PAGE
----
We looked to Hawaiʻi's vibrant culture of artisanal craftsmanship when designing the hand-braided leather straps on the Kāhiko—which simulate traditional rope braiding.
From beach to trail to Kaka‘ako’s urban art street scene, the Nalukai Kapa Boot is built for any modern adventure. Featuring water-resistant waxed canvas and moisture-wicking microfiber lining.
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From beach to land and back again, the classic ‘Ohana is made to let kids roam, tumble, explore. Weather-resistant and floats.
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So light, so airy and so brightly colored, our slip-on Pehuea Maka Girls is made to keep up with her adventurous spirit.
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Hikianalia is the companion sailing canoe of the iconic Hōkūle‘a and summons the wayfaring wisdom passed down by its Hawaiian ancestors to navigate the sea.
On O‘ahu, just about everybody knows Restauranteur and Chef Ed Kenney (or at least know of him). While Ed prefers the solitude of the kitchen over the attention and visibility he receives in the front of the house, his humble and quiet demeanor has not kept him from leading a conscious community of local food and sustainability advocates. He can tell you the best seasonal produce stocked at the farmers’ market or how to process a wild boar caught in the local mountains, but he won’t mention that he was integral in bringing Hawai‘i’s farm-to-table movement into the public eye. With a mission for supporting local farmers and reestablishing food security in Hawai‘i, Ed is one of those people whose actions, as well as his cooking, speak louder than his words.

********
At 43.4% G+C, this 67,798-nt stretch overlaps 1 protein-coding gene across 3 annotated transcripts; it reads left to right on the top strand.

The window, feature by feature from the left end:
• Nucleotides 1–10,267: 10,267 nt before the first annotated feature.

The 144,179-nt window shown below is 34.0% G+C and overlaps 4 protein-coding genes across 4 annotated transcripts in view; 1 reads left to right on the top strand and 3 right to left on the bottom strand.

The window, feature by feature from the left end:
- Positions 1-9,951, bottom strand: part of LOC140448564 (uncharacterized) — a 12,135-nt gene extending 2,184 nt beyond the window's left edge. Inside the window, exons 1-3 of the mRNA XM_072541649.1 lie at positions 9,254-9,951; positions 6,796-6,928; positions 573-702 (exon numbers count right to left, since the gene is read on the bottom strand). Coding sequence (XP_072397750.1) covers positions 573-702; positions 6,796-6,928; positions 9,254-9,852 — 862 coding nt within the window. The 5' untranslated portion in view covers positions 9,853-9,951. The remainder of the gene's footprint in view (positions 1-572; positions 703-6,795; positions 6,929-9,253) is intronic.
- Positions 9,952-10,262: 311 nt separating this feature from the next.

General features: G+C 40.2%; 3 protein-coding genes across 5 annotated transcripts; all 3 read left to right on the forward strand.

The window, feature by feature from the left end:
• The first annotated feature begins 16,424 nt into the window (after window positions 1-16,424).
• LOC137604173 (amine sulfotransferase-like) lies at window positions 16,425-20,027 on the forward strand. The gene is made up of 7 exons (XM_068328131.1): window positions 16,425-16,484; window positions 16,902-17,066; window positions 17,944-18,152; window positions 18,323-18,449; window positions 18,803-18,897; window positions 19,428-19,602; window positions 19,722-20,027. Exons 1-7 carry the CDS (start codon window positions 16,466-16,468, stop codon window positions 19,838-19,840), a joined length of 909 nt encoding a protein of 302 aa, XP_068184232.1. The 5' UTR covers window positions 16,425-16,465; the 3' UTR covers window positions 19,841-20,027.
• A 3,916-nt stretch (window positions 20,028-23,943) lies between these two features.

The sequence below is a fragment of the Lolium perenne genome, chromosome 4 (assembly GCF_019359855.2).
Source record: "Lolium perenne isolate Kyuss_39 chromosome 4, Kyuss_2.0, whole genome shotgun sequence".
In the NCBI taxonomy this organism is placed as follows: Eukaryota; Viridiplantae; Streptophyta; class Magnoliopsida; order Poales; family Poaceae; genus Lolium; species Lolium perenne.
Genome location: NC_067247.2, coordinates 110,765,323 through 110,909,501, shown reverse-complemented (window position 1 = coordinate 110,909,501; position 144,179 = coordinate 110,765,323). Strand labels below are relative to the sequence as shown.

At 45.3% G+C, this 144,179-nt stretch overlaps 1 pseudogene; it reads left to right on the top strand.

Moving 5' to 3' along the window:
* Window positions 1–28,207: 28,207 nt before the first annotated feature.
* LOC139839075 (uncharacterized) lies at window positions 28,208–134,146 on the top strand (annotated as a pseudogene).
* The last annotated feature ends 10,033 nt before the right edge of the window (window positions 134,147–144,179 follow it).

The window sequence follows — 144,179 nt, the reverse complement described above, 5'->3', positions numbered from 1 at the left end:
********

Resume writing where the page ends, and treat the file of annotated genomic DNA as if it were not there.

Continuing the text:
When Ed opened his first restaurant, Town, in Kaimukī, he coined “Local first, organic whenever possible, with Aloha always.” The catchphrase coalesced a conscious community, people who care about the story behind their food. Sea to table, farm to fork, butcher to bar, however you say it, Ed Kenney serves it up everyday at Town, Mud Hen Water, Kaimuki Superette, and Mahina & Sun’s.
Where did your passion for cooking and sustainability come from? Who first shared their love of cooking with you?
It’s my mom, definitely—single mom, raised two boys. Out of economics she cooked everything from scratch. We had one of those houses where the door was always open and she was always feeding a bunch of us; it was an open-door policy and we were all about sharing food with friends.
How did you come to incorporate a sustainable, local-first element to your cooking?
There was a revelation at some point. As a chef you’re looking for best ingredients, and the best dishes start with best ingredients. Something that’s closer to the source and hasn’t traveled thousands of miles, been refrigerated, picked green, and artificially ripened like the tomatoes they ship in.
When you grow up in Hawai‘i, there’s an unspoken attachment to this place. You want to preserve it. Then you have kids and it changes even more so because you’re not doing things just for self or your customers, but for the next generation. The emotional level of doing the right thing drives me.